On September 21-22nd, GC’s newest cohort of Democracy Coaches in four program sites participated in a training workshop to prepare for the start of the school year. Below, Director of Programming Meghan Trombly reflects on the experience in a letter to the Fall 2013 Generation Citizen Democracy Coaches.
Dear Generation Citizen Democracy Coach,
Dragging oneself out of bed on an early Saturday morning to travel across the city for a day of workshops is not most college students’ ideal weekend. But then again, you’re not like most college students. You are ready to stop talking about change and to lead it. By participating in training last weekend, you, and over 200 DCs across from Boston to New York City to Rhode Island to the San Francisco Bay Area have taken the first step towards doing just that.
I remember the first time I stepped into a GC classroom this spring. To be honest, after seven years of working with small groups of elementary school girls, I was a little overwhelmed. The Generation Citizen classroom was larger than I was used to. The students were older than I was used to. They were brasher than I was used to.
As the class noisily broke into groups, I spoke with a few students. They passionately described how they were trying to get the school board to fix the myriad of hazards in their school, from broken handrails with sharp edges to rusty water fountains. In the midst of our conversation, they hurriedly rushed away. They returned with a camera. To drive home their message, they showed pictures of the dangerous areas. After the class, I spoke to the Democracy Coach about her experience. She explained how some days, and some students, were more challenging than others, but at the end of it, how inspired she felt when the students really began to engage in making change. That’s how I felt after training. Some moments were more challenging than others, but at the end of the day, I was inspired.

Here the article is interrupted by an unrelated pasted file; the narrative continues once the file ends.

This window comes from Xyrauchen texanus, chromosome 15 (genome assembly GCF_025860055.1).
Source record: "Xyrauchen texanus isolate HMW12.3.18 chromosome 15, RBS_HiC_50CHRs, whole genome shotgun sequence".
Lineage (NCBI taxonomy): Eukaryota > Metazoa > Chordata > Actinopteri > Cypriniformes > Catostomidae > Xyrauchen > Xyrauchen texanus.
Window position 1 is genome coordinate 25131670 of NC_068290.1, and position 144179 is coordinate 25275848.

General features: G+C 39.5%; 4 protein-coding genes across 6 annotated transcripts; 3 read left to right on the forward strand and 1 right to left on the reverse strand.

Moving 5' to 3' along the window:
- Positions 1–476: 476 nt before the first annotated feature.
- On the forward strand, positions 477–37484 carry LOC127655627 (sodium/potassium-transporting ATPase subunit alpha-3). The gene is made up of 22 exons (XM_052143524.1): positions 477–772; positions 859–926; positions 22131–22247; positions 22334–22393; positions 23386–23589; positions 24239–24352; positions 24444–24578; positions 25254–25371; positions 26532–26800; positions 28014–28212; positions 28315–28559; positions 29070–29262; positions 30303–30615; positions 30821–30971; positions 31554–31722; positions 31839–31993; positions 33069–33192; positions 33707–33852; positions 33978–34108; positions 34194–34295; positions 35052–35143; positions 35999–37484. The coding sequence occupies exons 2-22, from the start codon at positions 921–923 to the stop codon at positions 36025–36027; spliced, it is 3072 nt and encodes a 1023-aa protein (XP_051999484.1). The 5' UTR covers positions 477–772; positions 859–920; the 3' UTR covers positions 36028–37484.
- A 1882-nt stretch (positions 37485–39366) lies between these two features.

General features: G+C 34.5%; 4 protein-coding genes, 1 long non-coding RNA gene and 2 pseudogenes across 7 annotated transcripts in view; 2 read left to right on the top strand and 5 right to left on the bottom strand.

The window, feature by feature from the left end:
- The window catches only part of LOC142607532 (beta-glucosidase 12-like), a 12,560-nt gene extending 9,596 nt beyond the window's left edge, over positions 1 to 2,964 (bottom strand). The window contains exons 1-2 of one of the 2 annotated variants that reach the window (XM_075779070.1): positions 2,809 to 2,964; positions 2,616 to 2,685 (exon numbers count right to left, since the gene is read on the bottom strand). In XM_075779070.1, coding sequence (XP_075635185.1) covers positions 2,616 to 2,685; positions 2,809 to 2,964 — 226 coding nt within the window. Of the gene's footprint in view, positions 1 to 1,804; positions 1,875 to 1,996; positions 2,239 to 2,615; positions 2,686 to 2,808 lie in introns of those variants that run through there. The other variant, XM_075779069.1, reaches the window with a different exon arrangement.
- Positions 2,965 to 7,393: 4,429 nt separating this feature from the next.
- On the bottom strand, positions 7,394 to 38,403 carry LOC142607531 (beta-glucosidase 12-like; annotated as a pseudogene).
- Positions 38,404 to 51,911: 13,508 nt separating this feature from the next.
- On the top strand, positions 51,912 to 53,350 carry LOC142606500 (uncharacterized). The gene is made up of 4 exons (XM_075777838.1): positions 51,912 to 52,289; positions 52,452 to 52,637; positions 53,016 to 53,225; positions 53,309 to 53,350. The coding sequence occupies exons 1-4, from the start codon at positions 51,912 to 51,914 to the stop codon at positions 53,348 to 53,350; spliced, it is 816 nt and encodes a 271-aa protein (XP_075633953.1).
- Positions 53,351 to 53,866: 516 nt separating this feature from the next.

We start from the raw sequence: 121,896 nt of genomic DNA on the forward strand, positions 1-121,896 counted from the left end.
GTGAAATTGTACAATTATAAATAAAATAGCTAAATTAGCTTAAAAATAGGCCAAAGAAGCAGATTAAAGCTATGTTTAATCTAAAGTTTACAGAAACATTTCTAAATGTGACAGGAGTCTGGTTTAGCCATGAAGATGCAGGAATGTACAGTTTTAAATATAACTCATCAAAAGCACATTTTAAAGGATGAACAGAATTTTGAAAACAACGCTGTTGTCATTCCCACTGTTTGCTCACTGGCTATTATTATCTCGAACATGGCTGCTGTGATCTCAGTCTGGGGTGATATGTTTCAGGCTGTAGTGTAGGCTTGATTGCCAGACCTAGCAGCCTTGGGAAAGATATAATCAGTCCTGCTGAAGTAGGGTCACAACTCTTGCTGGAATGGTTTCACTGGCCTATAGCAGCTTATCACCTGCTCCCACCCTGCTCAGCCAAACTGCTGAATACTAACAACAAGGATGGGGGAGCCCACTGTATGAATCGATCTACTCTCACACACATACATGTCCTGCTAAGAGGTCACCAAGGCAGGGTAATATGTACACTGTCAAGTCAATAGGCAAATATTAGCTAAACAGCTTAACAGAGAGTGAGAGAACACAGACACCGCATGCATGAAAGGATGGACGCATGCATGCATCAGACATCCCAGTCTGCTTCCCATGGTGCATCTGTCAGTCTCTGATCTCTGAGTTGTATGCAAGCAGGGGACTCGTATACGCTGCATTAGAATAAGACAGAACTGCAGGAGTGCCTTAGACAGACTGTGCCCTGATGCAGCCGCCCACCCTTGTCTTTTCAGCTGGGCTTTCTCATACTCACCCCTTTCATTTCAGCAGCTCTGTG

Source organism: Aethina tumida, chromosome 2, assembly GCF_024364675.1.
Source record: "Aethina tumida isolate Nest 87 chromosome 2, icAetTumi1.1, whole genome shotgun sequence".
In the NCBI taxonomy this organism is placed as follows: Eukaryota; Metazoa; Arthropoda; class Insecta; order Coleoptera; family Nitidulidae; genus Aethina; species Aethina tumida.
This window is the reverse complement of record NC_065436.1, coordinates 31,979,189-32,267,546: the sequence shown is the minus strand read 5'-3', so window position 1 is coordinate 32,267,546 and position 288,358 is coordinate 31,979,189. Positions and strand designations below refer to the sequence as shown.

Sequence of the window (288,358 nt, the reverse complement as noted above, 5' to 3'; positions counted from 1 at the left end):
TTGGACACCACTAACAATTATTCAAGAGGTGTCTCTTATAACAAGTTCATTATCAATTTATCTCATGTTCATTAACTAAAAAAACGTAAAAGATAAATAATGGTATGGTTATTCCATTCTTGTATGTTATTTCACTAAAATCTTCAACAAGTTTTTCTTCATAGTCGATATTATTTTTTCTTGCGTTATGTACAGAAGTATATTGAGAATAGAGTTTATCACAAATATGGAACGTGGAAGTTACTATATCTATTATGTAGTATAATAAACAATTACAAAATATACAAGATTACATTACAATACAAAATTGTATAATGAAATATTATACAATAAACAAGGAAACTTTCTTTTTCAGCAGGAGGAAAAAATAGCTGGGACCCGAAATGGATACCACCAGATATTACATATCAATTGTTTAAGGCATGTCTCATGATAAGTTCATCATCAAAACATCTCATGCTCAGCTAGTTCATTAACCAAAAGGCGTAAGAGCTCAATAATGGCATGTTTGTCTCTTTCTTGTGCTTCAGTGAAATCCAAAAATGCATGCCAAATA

For the first time, Generation Citizen used standard workshops, including leading curriculum and advocacy, across all of our program sites. Some of the workshops were more effective than others. However, I was impressed by how much our local staff personalized the workshops to their Democracy Coach cohort. I was also impressed by level of Democracy Coach engagement. You jumped right into lesson simulations and tough discussions.
In particular, this year marked the first year that Generation Citizen had a cultural competency workshop. In the line of privilege activity, we started in a straight line holding hands. We then stepped forward or backward based our person experience to a question. As Greater Boston Program Associate Leila read, “Taka step forward if your parents read to you as a child” and “If you were raised in a community where the vast majority of police, politicians and government workers were not of your racial group, take one step back,” and people moved forward and backward, our arms began to stretch. I felt a sense of disconnectedness as it became harder and harder to hold the person’s hand next to me. During the debrief we engaged in real, open, and honest conversations about our own backgrounds. However, conversations like those can go on for hours, and we only had minutes.
As the workshop continued, some Democracy Coaches questioned the usefulness of the workshop itself and how the content related to their role in the classroom. That is exactly what we expect from you. As you go through the semester, we want you keep an open-mind, and to also push us to do things better. The goal of the workshop was to encourage collaboration and diversity. We wanted to explore how our own background influences the way we see the world, and often, how we interact with others. Essentially, we want to make sure the GC is encouraging students to become more politically engaged, regardless of specific political affiliation. We look forward to reviewing your feedback and updating this, and all, workshops to be even more effective in the future.
Lastly, I was particularly struck by Generation Citizen’s current place in our organizational development. Our first Democracy Coaches in the Bay Area participated in training. At the Boston training, current Tufts Chapter Director and former Democracy Coach, Billy reunited with Michelle, a student in his GC class last year who is now a Democracy Coach herself at UMASS Boston. Our community is growing larger and larger and our potential for change is enormous. This semester, together, you and GC’s other DCs will partner with 75 teachers and Generation staff, Local Advisory Boards and National Board of Directors to engage nearly 5,000 secondary school students in action civics. You will create one powerful force for democracy. Welcome to the movement!
~Meghan Trombly, GC Director of Programming